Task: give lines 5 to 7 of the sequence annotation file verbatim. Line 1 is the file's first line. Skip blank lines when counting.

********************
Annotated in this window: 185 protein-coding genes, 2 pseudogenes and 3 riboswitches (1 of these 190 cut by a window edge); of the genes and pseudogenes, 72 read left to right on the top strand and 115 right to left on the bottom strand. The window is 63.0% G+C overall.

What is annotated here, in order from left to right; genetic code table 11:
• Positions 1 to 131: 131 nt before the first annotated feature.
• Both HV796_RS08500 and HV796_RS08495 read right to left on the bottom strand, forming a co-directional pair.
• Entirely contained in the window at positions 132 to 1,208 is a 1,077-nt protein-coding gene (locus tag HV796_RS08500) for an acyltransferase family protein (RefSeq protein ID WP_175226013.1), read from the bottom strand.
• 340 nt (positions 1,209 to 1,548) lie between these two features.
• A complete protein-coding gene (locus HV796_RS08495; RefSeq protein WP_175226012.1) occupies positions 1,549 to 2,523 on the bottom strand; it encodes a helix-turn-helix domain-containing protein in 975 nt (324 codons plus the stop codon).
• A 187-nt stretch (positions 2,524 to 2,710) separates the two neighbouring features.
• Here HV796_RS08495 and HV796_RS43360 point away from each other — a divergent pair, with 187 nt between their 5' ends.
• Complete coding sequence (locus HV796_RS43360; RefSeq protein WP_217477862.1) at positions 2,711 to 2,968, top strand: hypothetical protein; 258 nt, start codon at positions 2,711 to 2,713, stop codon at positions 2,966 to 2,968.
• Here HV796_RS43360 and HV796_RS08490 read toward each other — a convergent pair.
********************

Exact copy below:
• Entirely contained in the window at positions 132 to 1,208 is a 1,077-nt protein-coding gene (locus tag HV796_RS08500) for an acyltransferase family protein (RefSeq protein ID WP_175226013.1), read from the bottom strand.
• 340 nt (positions 1,209 to 1,548) lie between these two features.
• A complete protein-coding gene (locus HV796_RS08495; RefSeq protein WP_175226012.1) occupies positions 1,549 to 2,523 on the bottom strand; it encodes a helix-turn-helix domain-containing protein in 975 nt (324 codons plus the stop codon).